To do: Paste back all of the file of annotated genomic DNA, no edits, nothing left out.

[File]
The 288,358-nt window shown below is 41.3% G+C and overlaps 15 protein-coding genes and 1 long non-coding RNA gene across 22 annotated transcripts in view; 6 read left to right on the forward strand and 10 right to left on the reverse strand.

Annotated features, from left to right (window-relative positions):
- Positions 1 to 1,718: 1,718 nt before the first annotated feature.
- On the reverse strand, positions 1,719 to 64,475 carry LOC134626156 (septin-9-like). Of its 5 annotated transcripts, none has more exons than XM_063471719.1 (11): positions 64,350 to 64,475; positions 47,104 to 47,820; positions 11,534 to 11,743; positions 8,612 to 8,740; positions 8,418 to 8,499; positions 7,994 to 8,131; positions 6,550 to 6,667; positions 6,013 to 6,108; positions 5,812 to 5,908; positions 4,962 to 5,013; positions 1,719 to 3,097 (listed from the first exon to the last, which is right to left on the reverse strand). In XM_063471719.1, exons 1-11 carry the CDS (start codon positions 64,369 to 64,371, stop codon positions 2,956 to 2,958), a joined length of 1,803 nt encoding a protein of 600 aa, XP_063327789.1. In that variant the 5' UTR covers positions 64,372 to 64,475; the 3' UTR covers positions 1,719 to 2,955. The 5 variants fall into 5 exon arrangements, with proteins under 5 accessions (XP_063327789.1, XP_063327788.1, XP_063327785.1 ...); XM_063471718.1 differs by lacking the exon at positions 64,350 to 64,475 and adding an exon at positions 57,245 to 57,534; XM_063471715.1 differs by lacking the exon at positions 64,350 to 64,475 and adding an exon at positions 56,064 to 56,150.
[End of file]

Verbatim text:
The 288,358-nt window shown below is 41.3% G+C and overlaps 15 protein-coding genes and 1 long non-coding RNA gene across 22 annotated transcripts in view; 6 read left to right on the forward strand and 10 right to left on the reverse strand.

Annotated features, from left to right (window-relative positions):
- Positions 1 to 1,718: 1,718 nt before the first annotated feature.
- On the reverse strand, positions 1,719 to 64,475 carry LOC134626156 (septin-9-like). Of its 5 annotated transcripts, none has more exons than XM_063471719.1 (11): positions 64,350 to 64,475; positions 47,104 to 47,820; positions 11,534 to 11,743; positions 8,612 to 8,740; positions 8,418 to 8,499; positions 7,994 to 8,131; positions 6,550 to 6,667; positions 6,013 to 6,108; positions 5,812 to 5,908; positions 4,962 to 5,013; positions 1,719 to 3,097 (listed from the first exon to the last, which is right to left on the reverse strand). In XM_063471719.1, exons 1-11 carry the CDS (start codon positions 64,369 to 64,371, stop codon positions 2,956 to 2,958), a joined length of 1,803 nt encoding a protein of 600 aa, XP_063327789.1. In that variant the 5' UTR covers positions 64,372 to 64,475; the 3' UTR covers positions 1,719 to 2,955. The 5 variants fall into 5 exon arrangements, with proteins under 5 accessions (XP_063327789.1, XP_063327788.1, XP_063327785.1 ...); XM_063471718.1 differs by lacking the exon at positions 64,350 to 64,475 and adding an exon at positions 57,245 to 57,534; XM_063471715.1 differs by lacking the exon at positions 64,350 to 64,475 and adding an exon at positions 56,064 to 56,150.